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What is fast fashion? Think of all the newest trends and the styles that are predicted to come. When fashion trends emerge, they are often quick and suddenly there are production needs to be met. This ultimately means a sacrifice on time and quality, and also means a lot of waste. It is a way to profit quickly on what is popular at the time and has nothing to do with the longevity of the product. The “casual” claiming yet controversial brand Brandy Melville is a clothing store that is known for their “basics” including crop tops, sweaters, oversized tees, and pants. However, with their large production and turnover rate they are considered fast fashion and are an extremely popular brand to teenagers and young adults. An article from The Good Trade in 2018 talks about the environmental impacts of fast fashion as well. Big name companies sometimes use toxic dyes and chemicals to create their clothing, and when it is created to fulfill a fashion need and not for long term wear, it can lead to more waste. The article states that approximately 11 million tons of waste from clothing alone is produced by the United States annually. Though there is a stress on individual contribution, ultimately it is up to these companies to change their policies and production standards.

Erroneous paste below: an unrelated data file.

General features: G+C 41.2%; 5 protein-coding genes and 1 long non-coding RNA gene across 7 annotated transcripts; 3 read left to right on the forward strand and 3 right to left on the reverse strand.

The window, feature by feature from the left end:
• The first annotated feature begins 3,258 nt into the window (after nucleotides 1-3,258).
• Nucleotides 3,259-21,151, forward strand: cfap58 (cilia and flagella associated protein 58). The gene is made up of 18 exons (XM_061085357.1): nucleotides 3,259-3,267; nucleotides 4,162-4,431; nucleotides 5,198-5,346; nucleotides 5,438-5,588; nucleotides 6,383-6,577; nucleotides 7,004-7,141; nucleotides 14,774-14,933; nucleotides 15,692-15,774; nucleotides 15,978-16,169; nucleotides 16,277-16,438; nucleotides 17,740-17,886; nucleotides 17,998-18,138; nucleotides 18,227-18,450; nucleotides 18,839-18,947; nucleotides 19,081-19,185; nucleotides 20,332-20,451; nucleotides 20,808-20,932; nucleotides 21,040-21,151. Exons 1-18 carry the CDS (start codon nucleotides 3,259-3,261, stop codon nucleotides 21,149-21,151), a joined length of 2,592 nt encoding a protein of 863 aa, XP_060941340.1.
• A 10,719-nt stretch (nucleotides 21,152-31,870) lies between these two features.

I personally believe that you do not solely have to buy clothing second hand to make a difference in the long run, however. Doing research and finding ethnical brands to shop from is also a better way to buy firsthand. Recently Patagonia has been praised for their work to be more sustainable. Their brand claimes to be producing recycled clothing that is made to last and they even offer a repair and reuse program. This is making sure clothes are being worn for more than a season cycle while picking out clothes that will make you feel good, not just following a popular trend. You can also make sure that your old clothing goes to thrift stores or is resold instead of throwing out old garments that are still in good condition.

Thrifting is easier than ever, with many online resellers such as Poshmark and Depop existing where you can find gently used and sometimes new items without having to leave the house. Granted, these resellers are strictly online and considering the pandemic it is good to know your sizes in different brands before shopping. Though secondhand shopping is the most efficient way to reuse clothing, I do not believe that all the blame should be shifted to the consumer when brands are the reason for the majority of waste and inefficiencies. Bringing awareness to fast fashion brands and trying to find more sustainable alternatives first can create a narrative on more ethnical clothing practices, and make you feel better about where you’re spending your money.

Taylor-Ann Kacatin

Washington '21

Taylor-Ann is a senior studying Architecture. She enjoys reading, sketching, playing animal crossing, and writing!
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